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[aprssig] Future for aprs

Charles Bland root at blandranch.net
Fri Sep 7 15:24:32 UTC 2012


" Pioneering? Pardon my cynicism, but what have we pioneered recently?
Cheap near-space travel for balloon payloads? "

I would think so. Perhaps we aren't creating as much in the way of
originality, but we are finding a way to make things do-able for a broader
range of people.....like sending up balloons to near space WITH telemetry,
photos, and even video.

Such activity can still fire imagination. It can still be a challenge to
someone to take a task and accomplish something formerly beyond their grasp
and do so with common resources. Such things can still inspire someone into
areas they haven't considered before and have great impact on life and
career. I don't mean to sound gratuitous or grandiose but I do believe this
to be true.

"I like appliances, they make it easy to do things. Like awk, sed, tr,
and other UN*X utilities, a process can be cobbled together using
programs and a flow of information."

This kind of thing can also be done in hardware: learn about the resources
around you and how to use them, work to acquire them, make a vision into a
reality.

It is still very consistent with our fine hobby.

Chuck Bland
NA6BR

On Thu, Sep 6, 2012 at 11:19 PM, Kris Kirby <kris at catonic.us> wrote:

> > Not everyone here lives and breathes APRS.  Some folks have other
> hobbies.
> > I'm not a very active paraglider pilot, but I'm on the local soaring
> > association mailing list and I would hope that no one would give me a
> hard
> > time for not being out there flying every weekend, not knowing the ins
> and
> > outs of each site, and needing help repacking my reserve. You can't be an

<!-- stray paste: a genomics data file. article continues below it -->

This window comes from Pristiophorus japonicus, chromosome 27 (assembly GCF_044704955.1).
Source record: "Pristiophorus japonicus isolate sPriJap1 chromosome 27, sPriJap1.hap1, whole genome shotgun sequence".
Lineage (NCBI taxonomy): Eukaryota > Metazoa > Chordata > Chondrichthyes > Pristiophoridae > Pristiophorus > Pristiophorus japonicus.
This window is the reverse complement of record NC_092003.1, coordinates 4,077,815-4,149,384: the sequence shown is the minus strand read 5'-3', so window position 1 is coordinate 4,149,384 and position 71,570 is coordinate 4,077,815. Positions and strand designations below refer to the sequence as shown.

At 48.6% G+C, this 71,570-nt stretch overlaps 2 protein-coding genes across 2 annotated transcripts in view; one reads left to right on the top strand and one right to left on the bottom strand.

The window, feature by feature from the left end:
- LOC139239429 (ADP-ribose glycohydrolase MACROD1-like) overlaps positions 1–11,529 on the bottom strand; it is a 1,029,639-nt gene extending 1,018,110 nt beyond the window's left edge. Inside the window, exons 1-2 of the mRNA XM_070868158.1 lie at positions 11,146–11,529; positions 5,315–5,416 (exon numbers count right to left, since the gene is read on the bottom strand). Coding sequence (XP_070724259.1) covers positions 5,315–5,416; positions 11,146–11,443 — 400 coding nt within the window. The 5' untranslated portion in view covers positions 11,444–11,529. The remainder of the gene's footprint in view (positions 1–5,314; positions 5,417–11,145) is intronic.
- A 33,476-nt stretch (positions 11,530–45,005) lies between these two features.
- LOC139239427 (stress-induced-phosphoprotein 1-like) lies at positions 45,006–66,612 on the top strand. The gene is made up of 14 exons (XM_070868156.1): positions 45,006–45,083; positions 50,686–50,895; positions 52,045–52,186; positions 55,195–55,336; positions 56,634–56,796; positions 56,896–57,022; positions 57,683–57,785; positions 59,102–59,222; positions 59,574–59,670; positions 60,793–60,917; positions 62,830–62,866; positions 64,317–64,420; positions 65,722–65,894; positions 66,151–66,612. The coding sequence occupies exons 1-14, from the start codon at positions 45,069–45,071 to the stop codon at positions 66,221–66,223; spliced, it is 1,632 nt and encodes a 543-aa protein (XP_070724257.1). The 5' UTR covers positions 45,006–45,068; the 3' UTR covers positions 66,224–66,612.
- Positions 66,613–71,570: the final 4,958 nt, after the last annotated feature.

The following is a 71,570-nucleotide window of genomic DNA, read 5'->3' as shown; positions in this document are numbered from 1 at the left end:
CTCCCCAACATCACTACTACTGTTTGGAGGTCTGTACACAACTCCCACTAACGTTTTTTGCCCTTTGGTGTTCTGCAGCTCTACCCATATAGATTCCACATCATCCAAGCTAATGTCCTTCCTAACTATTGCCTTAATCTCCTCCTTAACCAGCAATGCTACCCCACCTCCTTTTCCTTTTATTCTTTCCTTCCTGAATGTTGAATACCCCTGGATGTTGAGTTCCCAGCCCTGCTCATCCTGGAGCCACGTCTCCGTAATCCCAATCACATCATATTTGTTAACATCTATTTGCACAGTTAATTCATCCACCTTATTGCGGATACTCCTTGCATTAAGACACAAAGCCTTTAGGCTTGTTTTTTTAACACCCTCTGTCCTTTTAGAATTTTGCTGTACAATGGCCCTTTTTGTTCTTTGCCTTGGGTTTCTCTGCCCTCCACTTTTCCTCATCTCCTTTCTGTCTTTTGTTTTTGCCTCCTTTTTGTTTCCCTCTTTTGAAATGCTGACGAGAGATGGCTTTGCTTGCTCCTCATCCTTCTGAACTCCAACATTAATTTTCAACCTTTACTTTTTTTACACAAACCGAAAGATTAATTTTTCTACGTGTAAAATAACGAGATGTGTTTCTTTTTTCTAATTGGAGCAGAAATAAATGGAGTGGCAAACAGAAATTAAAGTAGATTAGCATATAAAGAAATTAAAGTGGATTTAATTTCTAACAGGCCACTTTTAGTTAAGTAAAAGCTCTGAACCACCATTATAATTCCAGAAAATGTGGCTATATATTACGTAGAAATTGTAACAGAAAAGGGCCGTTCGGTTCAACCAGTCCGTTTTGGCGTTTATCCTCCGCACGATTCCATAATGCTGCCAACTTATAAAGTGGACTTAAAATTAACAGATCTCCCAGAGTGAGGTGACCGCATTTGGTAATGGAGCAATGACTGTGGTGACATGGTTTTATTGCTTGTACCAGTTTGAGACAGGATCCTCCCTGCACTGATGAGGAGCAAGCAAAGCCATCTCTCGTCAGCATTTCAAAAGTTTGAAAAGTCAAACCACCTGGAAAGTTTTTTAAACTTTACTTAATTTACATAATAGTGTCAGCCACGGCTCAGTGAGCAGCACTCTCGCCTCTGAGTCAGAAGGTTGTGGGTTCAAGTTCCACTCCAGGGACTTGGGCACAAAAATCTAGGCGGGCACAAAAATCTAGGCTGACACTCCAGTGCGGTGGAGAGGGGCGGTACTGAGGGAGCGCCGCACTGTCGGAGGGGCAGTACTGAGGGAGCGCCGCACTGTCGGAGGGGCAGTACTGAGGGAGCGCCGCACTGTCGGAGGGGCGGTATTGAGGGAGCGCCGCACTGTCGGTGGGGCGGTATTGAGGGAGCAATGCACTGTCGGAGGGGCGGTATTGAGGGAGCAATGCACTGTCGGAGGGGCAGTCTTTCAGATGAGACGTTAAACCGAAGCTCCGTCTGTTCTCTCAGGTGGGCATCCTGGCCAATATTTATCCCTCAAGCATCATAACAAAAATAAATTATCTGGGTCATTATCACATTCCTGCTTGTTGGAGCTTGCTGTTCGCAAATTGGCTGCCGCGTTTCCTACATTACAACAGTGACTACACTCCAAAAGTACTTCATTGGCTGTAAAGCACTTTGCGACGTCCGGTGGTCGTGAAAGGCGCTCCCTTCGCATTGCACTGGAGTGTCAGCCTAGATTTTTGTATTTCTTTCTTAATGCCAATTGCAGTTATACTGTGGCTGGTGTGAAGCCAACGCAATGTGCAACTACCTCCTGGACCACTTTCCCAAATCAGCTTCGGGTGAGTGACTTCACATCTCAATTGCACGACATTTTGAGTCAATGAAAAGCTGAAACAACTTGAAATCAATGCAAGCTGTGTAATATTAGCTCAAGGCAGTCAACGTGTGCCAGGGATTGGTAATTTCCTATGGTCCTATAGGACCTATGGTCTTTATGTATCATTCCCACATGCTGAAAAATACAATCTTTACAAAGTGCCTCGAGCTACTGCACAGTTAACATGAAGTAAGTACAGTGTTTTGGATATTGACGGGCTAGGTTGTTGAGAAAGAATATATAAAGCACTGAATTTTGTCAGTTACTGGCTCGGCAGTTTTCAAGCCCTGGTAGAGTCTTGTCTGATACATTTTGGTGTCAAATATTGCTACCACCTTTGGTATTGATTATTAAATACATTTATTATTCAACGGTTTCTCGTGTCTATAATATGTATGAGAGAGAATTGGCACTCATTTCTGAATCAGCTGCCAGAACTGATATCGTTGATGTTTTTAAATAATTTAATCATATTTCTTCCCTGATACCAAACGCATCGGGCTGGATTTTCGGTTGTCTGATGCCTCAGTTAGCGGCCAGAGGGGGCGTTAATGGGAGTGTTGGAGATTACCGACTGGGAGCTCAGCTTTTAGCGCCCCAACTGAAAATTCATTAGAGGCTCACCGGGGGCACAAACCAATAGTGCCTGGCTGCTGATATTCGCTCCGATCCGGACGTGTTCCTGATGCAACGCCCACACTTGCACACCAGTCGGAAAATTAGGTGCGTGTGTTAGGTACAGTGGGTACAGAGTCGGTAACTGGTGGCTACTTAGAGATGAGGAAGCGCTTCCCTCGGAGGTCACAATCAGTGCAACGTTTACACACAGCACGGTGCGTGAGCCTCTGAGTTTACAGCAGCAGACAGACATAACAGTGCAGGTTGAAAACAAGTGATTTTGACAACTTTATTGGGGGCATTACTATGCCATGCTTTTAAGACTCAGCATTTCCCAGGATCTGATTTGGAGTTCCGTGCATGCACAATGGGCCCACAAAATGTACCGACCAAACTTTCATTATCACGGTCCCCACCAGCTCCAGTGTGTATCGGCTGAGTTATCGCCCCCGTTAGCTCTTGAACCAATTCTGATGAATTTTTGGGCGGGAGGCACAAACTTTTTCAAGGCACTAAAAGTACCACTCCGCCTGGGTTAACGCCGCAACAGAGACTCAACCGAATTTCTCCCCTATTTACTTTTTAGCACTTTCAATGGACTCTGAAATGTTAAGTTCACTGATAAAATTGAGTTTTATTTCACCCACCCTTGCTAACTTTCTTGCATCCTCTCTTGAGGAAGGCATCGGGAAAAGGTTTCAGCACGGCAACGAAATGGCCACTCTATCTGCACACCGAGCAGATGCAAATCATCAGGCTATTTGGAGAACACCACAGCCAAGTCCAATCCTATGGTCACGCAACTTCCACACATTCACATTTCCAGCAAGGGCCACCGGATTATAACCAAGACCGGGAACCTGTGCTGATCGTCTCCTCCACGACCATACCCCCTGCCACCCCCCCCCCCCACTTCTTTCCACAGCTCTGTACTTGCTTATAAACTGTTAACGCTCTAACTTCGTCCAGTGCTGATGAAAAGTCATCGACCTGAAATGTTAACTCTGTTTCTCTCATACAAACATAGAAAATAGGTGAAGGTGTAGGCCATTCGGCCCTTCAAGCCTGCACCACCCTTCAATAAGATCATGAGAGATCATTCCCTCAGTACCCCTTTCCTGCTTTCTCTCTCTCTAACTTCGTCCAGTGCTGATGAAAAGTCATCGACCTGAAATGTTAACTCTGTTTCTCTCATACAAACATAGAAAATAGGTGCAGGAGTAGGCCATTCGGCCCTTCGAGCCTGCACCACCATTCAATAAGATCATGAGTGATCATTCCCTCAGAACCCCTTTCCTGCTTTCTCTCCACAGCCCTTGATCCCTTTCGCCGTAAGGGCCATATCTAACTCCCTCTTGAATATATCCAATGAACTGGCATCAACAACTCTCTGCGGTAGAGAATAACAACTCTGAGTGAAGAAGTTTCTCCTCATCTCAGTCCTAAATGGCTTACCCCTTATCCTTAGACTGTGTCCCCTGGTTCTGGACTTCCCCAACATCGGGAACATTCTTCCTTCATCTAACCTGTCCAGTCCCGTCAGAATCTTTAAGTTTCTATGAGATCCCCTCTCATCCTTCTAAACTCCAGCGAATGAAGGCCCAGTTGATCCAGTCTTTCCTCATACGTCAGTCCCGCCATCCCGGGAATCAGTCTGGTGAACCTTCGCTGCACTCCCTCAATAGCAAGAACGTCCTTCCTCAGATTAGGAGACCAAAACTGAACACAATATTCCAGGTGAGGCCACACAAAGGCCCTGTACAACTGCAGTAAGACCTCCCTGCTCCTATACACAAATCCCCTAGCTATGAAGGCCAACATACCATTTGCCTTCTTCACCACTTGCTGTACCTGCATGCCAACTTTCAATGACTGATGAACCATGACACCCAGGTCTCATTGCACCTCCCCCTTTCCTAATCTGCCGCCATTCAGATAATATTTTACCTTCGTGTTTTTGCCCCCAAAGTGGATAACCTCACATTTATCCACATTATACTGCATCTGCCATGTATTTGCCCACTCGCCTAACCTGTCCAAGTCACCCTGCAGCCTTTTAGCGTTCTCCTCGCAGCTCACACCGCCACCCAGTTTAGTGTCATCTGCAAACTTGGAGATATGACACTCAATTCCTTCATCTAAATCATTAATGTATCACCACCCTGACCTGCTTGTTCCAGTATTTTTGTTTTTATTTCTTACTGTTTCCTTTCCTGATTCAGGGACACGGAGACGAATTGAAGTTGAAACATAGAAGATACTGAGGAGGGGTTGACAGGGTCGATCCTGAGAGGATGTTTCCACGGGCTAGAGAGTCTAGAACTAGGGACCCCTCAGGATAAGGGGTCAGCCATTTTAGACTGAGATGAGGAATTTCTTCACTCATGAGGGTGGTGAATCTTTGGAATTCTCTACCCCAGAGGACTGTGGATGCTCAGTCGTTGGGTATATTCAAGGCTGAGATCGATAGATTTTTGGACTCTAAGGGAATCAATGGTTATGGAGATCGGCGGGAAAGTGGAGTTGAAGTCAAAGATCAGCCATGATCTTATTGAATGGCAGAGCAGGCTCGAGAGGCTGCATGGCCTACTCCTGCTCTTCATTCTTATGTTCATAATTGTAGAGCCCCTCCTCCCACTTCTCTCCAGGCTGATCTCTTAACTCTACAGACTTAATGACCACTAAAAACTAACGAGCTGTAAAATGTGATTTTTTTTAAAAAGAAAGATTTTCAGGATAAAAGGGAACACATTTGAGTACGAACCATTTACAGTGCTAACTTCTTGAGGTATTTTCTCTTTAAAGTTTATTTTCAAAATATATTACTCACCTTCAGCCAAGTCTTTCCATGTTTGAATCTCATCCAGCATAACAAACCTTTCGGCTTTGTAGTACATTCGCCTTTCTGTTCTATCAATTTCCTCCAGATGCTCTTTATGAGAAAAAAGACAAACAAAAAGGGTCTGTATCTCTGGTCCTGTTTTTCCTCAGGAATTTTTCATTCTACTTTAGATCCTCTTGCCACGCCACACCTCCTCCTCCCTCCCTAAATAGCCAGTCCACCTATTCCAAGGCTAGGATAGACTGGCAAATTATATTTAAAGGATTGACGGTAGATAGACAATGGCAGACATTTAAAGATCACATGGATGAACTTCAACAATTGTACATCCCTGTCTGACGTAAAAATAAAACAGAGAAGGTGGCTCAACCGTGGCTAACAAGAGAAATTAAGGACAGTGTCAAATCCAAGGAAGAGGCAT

> > expert in everything.
>
> Two things to remember:
>
> 1) It's just a hobby.
> 2) We're all volunteers, here.
>
> > > When do we break away from being just users to experimenters
> >
> > That's up to you.  Again, not everyone can be an expert, and not
> > everyone *wants* to be an expert in a given field - some people just
> > want to get a job done.
>
> Part of that is limited in law, a lot of it in technology. The cost
> barrier is pretty high; SMT electronics are prevalent to the point where
> incoming college students and hams aren't dealing with thru-hole parts
> anymore.
>
> Some folks are still doing experimentation. They just found a way for
> someone else to pay for it for them.
>
> > > Has the pioneering dream died In ham radio ?
> >
> > Nope, but the demographics are shifting and the focus is changing.
> > That's inevitable.  The Internet, commercial satellites, and cheap
> > cell phones have changed our priorities.  Increasingly complex
> > underlying technologies increase barriers to entry for hobbyists.
>
> Pioneering? Pardon my cynicism, but what have we pioneered recently?
> Cheap near-space travel for balloon payloads?
>
> > > Have we just become a smart few followed by the mass of consumers ?
> >
> > I've been hearing complaints about appliance operators since I got
> > licensed a quarter century ago, and it was an old story then.
>
> I like appliances, they make it easy to do things. Like awk, sed, tr,
> and other UN*X utilities, a process can be cobbled together using
> programs and a flow of information.
>
> --
> Kris Kirby, KE4AHR
> Disinformation Analyst
>
> _______________________________________________
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> aprssig at tapr.org
> https://www.tapr.org/cgi-bin/mailman/listinfo/aprssig
>
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